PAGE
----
Dales farmers discuss agri-environment scheme with Government ministers

1. Annabelle le Page for Natural England, Chancellor Rishi Sunak, Farming Minister Victoria Prentis, Farmer Paul Hunter, Farmer Caroline Harrison and Helen Keep for the YDNPA.

Farmers Paul Hunter and Caroline Harrison met Farming Minister Victoria Prentis and Chancellor and local MP Rishi Sunak in the Yorkshire Dales National Park this morning.

Paul and Caroline are two of 18 farmers in Wensleydale and Coverdale who are piloting a ‘payment by results’ agri-environment scheme, in which they get paid for conserving either traditional hay meadows or habitat for wading birds such as curlew.

The scheme is one of 67 Environmental Land Management scheme (ELMs) ‘tests and trials’ taking place in England.

Over the course of the next seven years, ELMs will replace Countryside Stewardship and the Basic Payment scheme.

The meeting took place in a meadow near the village of West Witton.

The ministers walked to the site and discussed the principles of payment by results with the farmers and representatives of Natural England and the Yorkshire Dales National Park Authority, which are running the pilot scheme in partnership.

Paul Hunter, whose meadows had twice the cover of wildflowers this summer compared with when the scheme started in 2016, said:  “The alternative for me to this pilot scheme would have been to plough up the meadows and re-seed with more productive grasses.

“But this scheme has provided an income and it has given the decision-making back to the farmer.”

Caroline Harrison, who is managing a 30 acre pasture in the wading birds part of the scheme, had a clear message for the ministers: “We need to improve the way money is paid to farmers.

“The approach in the past has been too prescriptive.

“We need flexibility and freedom to choose what needs to happen and when.

“We know when the birds are going to nest – and it can vary each year – and can take out the cattle and sheep at the right time.

“Set dates are no good. Money helps, too. If there’s no money in it, people are going to leave hill farming.”

Chairman of the Yorkshire Dales National Park Authority Neil Heseltine said: “I am delighted the Farming Minister and the Chancellor took the time to speak to farmers in the National Park.

“These hill farmers maintain the landscape that we all love.

“It cannot be stressed enough that they will need ELMs to make their farm businesses viable.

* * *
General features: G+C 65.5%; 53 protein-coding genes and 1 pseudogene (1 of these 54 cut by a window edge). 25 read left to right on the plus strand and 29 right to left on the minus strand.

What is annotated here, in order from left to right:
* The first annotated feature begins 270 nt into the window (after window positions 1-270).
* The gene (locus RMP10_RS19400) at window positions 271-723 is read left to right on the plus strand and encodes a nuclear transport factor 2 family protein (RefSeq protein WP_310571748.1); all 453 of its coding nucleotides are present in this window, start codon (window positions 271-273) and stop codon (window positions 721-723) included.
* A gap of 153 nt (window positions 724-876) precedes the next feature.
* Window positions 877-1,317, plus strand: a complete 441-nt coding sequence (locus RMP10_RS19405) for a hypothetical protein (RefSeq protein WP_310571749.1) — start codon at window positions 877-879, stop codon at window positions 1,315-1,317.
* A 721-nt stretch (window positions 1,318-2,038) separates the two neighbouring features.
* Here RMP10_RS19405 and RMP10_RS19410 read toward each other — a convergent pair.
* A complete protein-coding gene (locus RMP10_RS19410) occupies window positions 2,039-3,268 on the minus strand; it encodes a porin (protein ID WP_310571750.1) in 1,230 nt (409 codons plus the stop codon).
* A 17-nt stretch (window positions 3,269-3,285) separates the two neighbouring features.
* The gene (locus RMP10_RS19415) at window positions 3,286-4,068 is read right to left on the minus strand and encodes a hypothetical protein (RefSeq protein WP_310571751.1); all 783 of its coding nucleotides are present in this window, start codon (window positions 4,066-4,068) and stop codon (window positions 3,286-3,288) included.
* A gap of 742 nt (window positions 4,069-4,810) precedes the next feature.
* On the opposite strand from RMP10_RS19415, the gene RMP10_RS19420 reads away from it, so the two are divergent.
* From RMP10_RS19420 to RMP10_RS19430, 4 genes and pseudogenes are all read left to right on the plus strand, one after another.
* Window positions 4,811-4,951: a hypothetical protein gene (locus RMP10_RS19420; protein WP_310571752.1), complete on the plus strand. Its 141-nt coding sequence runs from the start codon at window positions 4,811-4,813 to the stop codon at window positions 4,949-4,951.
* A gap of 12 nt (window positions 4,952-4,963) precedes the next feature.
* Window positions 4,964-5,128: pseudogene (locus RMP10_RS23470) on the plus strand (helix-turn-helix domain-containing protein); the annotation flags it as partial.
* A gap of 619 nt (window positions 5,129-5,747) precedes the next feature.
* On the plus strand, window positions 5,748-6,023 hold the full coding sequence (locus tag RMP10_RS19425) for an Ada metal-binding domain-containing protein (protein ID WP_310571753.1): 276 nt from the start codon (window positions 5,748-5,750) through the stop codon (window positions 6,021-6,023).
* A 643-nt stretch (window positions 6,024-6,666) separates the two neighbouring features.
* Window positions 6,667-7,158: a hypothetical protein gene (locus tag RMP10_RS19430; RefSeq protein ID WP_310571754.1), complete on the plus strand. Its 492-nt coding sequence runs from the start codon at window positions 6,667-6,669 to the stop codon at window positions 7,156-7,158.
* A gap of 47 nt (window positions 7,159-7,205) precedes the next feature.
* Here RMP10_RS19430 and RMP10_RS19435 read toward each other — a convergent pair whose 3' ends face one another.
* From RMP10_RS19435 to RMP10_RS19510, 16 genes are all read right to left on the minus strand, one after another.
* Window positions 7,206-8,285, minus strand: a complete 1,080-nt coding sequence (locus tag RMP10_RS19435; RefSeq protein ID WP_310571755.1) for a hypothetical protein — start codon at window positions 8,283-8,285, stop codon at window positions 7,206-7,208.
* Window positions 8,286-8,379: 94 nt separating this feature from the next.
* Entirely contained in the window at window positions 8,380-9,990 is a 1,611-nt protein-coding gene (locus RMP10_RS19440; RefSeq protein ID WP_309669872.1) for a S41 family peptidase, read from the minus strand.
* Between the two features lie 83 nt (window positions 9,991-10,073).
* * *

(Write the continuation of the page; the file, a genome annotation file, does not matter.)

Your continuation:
“I know that the ministers will have been impressed by how quickly the hay meadows and habitat for breeding waders in the scheme have been restored and enhanced.

“Mr Sunak was very taken with the phrase ‘nature friendly farming’. That is the sort of farming we would like the Government to support here, with livestock being bred and reared in the hills in a way which conserves and enhances wildlife.”

Farming Minister Victoria Prentis said: “Yorkshire has a fantastic community of farmers, who are not only highly resilient but also working hard to test out how our upcoming Environmental Land Management scheme can be as effective as possible in rewarding our farmers for enhancing the natural environment.

“I look forward to working closely with more farmers, land managers and environmentalists like those I have met today from all over the country to design a scheme that will benefit the wide variety of farming systems we have in England today.”

Working with farmers to demonstrate the benefit of ‘high nature value’, low-input farm systems through a 5-year trial of a ‘payment by results’ approach to agri-environment funding is objective C4 of the Yorkshire Dales National Park Management Plan 2019-2024


  1. This is ok but small farms need more help as thay cannot take a lot of there land to do big screams.

  2. It’s important that any new land management scheme applies to all areas. Too often there is an assumption that only upland or National Park areas should be targeted for this type of support but in reality all farms should be encouraged to become more environment friendly. Often small farms who’ve always practiced nature friendly farming eg not removing hedges and trees and ploughing out meadows in the first place fall through the funding net which offers money to REINTRODUCE these features.

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